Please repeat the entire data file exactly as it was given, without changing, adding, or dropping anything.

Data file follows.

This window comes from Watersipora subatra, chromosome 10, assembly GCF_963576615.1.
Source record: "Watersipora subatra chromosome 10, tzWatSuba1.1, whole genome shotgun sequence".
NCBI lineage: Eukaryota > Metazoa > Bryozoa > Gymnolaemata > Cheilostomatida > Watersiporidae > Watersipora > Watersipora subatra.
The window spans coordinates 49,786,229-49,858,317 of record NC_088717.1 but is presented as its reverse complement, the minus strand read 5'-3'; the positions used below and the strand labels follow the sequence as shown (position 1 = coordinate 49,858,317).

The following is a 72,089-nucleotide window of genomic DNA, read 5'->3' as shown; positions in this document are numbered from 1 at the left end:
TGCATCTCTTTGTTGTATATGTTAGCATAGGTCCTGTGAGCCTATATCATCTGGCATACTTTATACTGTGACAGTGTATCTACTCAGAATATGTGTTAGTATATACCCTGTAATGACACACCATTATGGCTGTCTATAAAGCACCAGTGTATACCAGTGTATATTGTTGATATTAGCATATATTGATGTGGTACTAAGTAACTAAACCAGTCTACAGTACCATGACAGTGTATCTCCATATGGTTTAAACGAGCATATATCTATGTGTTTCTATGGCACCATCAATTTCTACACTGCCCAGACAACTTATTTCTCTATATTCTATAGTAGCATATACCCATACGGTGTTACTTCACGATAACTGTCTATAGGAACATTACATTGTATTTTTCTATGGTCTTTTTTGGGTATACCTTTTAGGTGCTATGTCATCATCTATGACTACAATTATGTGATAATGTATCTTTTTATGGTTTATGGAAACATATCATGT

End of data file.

This window comes from Watersipora subatra, chromosome 10, assembly GCF_963576615.1.
Source record: "Watersipora subatra chromosome 10, tzWatSuba1.1, whole genome shotgun sequence".
NCBI lineage: Eukaryota > Metazoa > Bryozoa > Gymnolaemata > Cheilostomatida > Watersiporidae > Watersipora > Watersipora subatra.
The window spans coordinates 49,786,229-49,858,317 of record NC_088717.1 but is presented as its reverse complement, the minus strand read 5'-3'; the positions used below and the strand labels follow the sequence as shown (position 1 = coordinate 49,858,317).

The following is a 72,089-nucleotide window of genomic DNA, read 5'->3' as shown; positions in this document are numbered from 1 at the left end:
TGCATCTCTTTGTTGTATATGTTAGCATAGGTCCTGTGAGCCTATATCATCTGGCATACTTTATACTGTGACAGTGTATCTACTCAGAATATGTGTTAGTATATACCCTGTAATGACACACCATTATGGCTGTCTATAAAGCACCAGTGTATACCAGTGTATATTGTTGATATTAGCATATATTGATGTGGTACTAAGTAACTAAACCAGTCTACAGTACCATGACAGTGTATCTCCATATGGTTTAAACGAGCATATATCTATGTGTTTCTATGGCACCATCAATTTCTACACTGCCCAGACAACTTATTTCTCTATATTCTATAGTAGCATATACCCATACGGTGTTACTTCACGATAACTGTCTATAGGAACATTACATTGTATTTTTCTATGGTCTTTTTTGGGTATACCTTTTAGGTGCTATGTCATCATCTATGACTACAATTATGTGATAATGTATCTTTTTATGGTTTATGGAAACATATCATGT